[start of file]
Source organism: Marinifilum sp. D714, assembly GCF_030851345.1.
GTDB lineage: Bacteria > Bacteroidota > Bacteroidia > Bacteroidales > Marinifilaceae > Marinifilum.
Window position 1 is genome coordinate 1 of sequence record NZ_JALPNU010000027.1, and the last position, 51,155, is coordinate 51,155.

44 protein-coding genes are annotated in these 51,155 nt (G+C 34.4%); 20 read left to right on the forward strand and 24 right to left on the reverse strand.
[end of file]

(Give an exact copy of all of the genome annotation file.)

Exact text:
Source organism: Marinifilum sp. D714, assembly GCF_030851345.1.
GTDB lineage: Bacteria > Bacteroidota > Bacteroidia > Bacteroidales > Marinifilaceae > Marinifilum.
Window position 1 is genome coordinate 1 of sequence record NZ_JALPNU010000027.1, and the last position, 51,155, is coordinate 51,155.

44 protein-coding genes are annotated in these 51,155 nt (G+C 34.4%); 20 read left to right on the forward strand and 24 right to left on the reverse strand.